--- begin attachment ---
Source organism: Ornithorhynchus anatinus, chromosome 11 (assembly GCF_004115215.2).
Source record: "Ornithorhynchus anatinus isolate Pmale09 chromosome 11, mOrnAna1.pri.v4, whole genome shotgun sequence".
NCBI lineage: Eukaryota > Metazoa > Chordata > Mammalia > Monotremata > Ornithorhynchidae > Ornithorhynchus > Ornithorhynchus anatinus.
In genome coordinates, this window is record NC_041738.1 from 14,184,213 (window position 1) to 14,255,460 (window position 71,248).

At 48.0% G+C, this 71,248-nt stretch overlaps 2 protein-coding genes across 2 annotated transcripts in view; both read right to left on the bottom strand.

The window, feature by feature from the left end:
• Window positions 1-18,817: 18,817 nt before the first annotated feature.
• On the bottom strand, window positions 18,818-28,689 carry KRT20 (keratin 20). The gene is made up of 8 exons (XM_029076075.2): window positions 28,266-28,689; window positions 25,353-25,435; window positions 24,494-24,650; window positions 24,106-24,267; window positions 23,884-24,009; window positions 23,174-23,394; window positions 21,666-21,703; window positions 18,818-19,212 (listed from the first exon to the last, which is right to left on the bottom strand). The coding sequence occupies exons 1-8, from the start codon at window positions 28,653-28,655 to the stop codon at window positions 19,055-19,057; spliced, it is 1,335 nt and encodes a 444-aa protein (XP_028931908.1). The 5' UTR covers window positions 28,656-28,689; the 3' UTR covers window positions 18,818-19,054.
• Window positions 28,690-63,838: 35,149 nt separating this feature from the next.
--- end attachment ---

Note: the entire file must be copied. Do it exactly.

Source organism: Ornithorhynchus anatinus, chromosome 11 (assembly GCF_004115215.2).
Source record: "Ornithorhynchus anatinus isolate Pmale09 chromosome 11, mOrnAna1.pri.v4, whole genome shotgun sequence".
NCBI lineage: Eukaryota > Metazoa > Chordata > Mammalia > Monotremata > Ornithorhynchidae > Ornithorhynchus > Ornithorhynchus anatinus.
In genome coordinates, this window is record NC_041738.1 from 14,184,213 (window position 1) to 14,255,460 (window position 71,248).

At 48.0% G+C, this 71,248-nt stretch overlaps 2 protein-coding genes across 2 annotated transcripts in view; both read right to left on the bottom strand.

The window, feature by feature from the left end:
• Window positions 1-18,817: 18,817 nt before the first annotated feature.
• On the bottom strand, window positions 18,818-28,689 carry KRT20 (keratin 20). The gene is made up of 8 exons (XM_029076075.2): window positions 28,266-28,689; window positions 25,353-25,435; window positions 24,494-24,650; window positions 24,106-24,267; window positions 23,884-24,009; window positions 23,174-23,394; window positions 21,666-21,703; window positions 18,818-19,212 (listed from the first exon to the last, which is right to left on the bottom strand). The coding sequence occupies exons 1-8, from the start codon at window positions 28,653-28,655 to the stop codon at window positions 19,055-19,057; spliced, it is 1,335 nt and encodes a 444-aa protein (XP_028931908.1). The 5' UTR covers window positions 28,656-28,689; the 3' UTR covers window positions 18,818-19,054.
• Window positions 28,690-63,838: 35,149 nt separating this feature from the next.